The Journey of the Healer as Teller of Tales is complex:
As a storyteller I have learned that to tell a story and lead others through it with a depth of intimacy and distance (simoultaneously) I need to have lived the story myself. It is not always the incidents of the tale that I know, but the experience of the journey.
In High School, in the 1960â€™s, I wrote a tragic story about a boyfriend who never returned from a war. I read it in the front of my homeroom. Everyone wept. I had no idea where the idea came from. But in retrospect, I was watching images of war in Viet Nam every evening on the news and my life had changed that summer overnight. I returned from summer camp to find my beautiful red haired mother, who played Bach and Hungarian Czardas on the grand piano, seated in a wheel chair.; leaning to one side, white-haired, and unable to speak without slurring her words. No one had told me that she had suffered a stroke. I endlessly repeated the tale of seeing my mother; and created viscerally sorrowful love stories that I repeated in my own life for a long time.
Years later, I fell into despair after a divorce and a diagnosis of cancer.Â Â I decided to do what I had suggested my students do: choose a myth and reflect on my life through the mirror of the story. â€œA healing journey can lift you out of misery,â€ I had said a hundred times to others. I bought an over-sized journal. On one side of each page I wrote a line or two from a text of the pre-Hellenic mythic tale of Demeter and Persephone. On the other page I journaled about loss, pain, family, and romances gone wrong -Â while taking notes from research on the history and varied interpretations of the story.Â It was a 25 year project.Â It culminated in a one woman show called THE DAUGHTER OF DEMETER: Of Myth and Memoir; and a chapter in a book about the mythÂ Â ~ (named after my essay) called THE LONG JOURNEY HOME ( Christine Downing, editor; Shambhala Books).
In both situations sorrow was a gift. But,Â barely recognized at the time. Â The story we tell ourselves can either glue us into hopelessness and depression, or lift us up with tenderness into deep inspiration. The tragic love story imprinted me with a romantic pattern of loss and unhappiness as my romantic fate. The writing and telling of Demeter and Persephone transformed my life. I moved through the sorrow harvesting its tenderness and heart breaking kindness to an awakening of profound joy.
A Babylonian tale, told as part of a Jewish Thousand and One Nights, , recants the journey of a Rebbi. He set out across the world to discover if spirit could be known in this world. Â After many obstacles and strange events,he gave up hope of ever returning home or reaching his goal. Â He met a Bedouin Chief who knew the place where heaven and earth met. “They canÂ be seen at one time.” Â The Chief led the Rebbi through the desert. On the way The Rabbi fell to his knees weeping, overcome with thick empathy. Â Beneath the sand he heard a cacophony of wailing voices. Irrisistibly drawn to the sorrow that reflected his own loss, he refused to leave that place.Â The Bedouin urged him onwards, â€œThis is the place in our journey where too often we get stuck. This place is the unsettled burial ground of those who gave up hope while crossing the desert with Moses. This sadness is the fixed misery of those who fear to go beyond their unhappiness. â€œ Pulling himself away, with the help of the Chief, he acknowledged the reality of loss, and uncovered within himself renewed energy and vaster courage to move forward.Â The Rebbi fulfilled his journey although he actually never saw the conversion of heaven on earth that occurred only in an instant. But he knew it to be true. Â Ultimately he eached home. He carried with him two unexpected gifts: he received a ring that brought what was dead back to life and he had the story of his journey.Â When he told the tale, he inspired others not to get caught inÂ their sorrow . Those who listened made the journey of loss and return; a return amplified by the knowledge of the ring and the victory of fearless confrontation with sorrow without becoming overtaken by its allure.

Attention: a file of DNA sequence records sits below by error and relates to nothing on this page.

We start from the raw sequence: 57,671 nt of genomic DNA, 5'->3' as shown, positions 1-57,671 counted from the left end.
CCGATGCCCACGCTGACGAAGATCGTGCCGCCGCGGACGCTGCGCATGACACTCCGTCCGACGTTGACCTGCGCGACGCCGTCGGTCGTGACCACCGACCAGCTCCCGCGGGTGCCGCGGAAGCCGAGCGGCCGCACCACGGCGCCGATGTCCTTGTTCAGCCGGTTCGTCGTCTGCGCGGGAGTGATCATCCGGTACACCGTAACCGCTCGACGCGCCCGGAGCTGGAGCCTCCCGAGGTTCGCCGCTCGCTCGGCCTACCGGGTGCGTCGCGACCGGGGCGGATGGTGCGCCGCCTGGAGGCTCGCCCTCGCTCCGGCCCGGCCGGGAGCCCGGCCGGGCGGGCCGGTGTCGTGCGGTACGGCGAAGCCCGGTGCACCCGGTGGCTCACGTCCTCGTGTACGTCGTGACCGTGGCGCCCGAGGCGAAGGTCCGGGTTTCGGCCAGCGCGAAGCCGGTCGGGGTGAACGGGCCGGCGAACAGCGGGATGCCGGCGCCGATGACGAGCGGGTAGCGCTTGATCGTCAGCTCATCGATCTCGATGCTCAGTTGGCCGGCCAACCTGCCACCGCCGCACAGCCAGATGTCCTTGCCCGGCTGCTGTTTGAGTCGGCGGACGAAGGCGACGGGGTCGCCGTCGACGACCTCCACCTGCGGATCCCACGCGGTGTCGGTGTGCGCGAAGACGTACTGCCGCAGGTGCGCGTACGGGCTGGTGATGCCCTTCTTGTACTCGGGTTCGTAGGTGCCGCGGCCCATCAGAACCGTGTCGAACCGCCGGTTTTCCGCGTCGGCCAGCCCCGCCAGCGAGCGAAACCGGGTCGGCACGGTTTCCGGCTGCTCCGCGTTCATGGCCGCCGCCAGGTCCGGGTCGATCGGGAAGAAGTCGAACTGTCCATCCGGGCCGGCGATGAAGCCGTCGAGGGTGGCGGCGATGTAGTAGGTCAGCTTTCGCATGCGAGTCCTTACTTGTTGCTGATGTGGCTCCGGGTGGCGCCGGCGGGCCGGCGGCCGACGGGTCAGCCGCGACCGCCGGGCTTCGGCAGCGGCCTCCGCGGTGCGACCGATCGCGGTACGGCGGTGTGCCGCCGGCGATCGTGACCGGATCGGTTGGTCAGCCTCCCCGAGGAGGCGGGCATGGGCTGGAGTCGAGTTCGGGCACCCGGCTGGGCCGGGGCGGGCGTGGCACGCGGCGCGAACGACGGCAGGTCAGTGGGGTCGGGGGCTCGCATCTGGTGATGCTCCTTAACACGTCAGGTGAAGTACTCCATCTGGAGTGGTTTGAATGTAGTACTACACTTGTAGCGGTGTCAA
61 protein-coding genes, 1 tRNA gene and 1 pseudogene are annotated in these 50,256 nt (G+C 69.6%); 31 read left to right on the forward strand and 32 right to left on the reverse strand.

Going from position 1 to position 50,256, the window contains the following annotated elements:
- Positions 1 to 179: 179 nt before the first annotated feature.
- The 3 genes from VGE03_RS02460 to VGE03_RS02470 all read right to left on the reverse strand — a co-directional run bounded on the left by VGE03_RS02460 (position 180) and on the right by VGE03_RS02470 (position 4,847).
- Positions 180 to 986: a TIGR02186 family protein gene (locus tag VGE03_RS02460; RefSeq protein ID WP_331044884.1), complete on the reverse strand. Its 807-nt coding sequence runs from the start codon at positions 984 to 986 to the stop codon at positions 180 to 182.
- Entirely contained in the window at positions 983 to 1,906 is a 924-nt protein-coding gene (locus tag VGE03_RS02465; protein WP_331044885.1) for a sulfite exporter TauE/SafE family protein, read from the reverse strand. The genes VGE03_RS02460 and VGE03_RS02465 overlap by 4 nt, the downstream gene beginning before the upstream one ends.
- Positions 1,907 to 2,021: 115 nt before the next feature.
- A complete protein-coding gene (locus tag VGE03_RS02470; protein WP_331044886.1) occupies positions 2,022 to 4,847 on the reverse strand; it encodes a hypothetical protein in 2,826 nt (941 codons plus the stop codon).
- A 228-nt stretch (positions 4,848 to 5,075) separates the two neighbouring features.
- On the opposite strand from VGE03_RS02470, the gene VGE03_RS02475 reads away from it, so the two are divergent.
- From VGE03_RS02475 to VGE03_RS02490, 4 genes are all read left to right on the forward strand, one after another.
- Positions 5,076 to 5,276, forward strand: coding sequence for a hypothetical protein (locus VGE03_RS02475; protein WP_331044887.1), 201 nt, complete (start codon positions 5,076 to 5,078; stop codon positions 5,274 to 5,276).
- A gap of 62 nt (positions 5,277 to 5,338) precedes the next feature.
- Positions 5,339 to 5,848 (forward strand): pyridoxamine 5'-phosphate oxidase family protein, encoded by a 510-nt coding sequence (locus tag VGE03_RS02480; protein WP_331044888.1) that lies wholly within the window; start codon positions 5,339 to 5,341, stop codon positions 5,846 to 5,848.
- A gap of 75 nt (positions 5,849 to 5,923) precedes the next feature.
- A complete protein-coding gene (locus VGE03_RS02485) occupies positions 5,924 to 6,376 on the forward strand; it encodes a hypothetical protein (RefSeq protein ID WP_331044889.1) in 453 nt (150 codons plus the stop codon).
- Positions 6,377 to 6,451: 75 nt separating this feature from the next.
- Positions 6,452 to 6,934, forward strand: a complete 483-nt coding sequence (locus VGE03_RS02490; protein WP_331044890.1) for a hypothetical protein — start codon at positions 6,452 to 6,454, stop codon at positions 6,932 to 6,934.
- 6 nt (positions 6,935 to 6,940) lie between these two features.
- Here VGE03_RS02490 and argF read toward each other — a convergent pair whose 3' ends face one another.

The storytellerÂ either provokes us intoÂ pity and sadness,Â and leaves us in grief,Â as if it is the fate of our lives as human beings. Or, they let us experience the depth of sorrow and feel the strongest emotions fully while moving us forward and through it without getting attachedÂ to being sad, only. â€“ Like the Rebbi in the ancient tale, in order to tell the story, we have to make the journey ourselves. How else do we dare toÂ take others through the narrative without becoming captivated in the mulch of misery, or skimming over it as if it was something we can contain in words and ignore its presence inÂ the heart. Feeling into the sorrow, without becoming attached to it, gives us the core of the sorrow to feed us. It is the capacity to feel and live with tender hearted care for ourselves and others that is the nurturance we harvest.
What I learned from my two episodes of encounter with deep loss was that in telling the story through the filter of a great myth, I gained the capacity to feel and tell the story with intimacy and distance. I learned to see beyond and within the grief at the same time as I felt it. It is this quality of presence and compassion that I seek in my preparation as a storyteller, and the guiding principle of my role as narrator/guide in performance. It is the task of the healing and the healer.
1 July 2015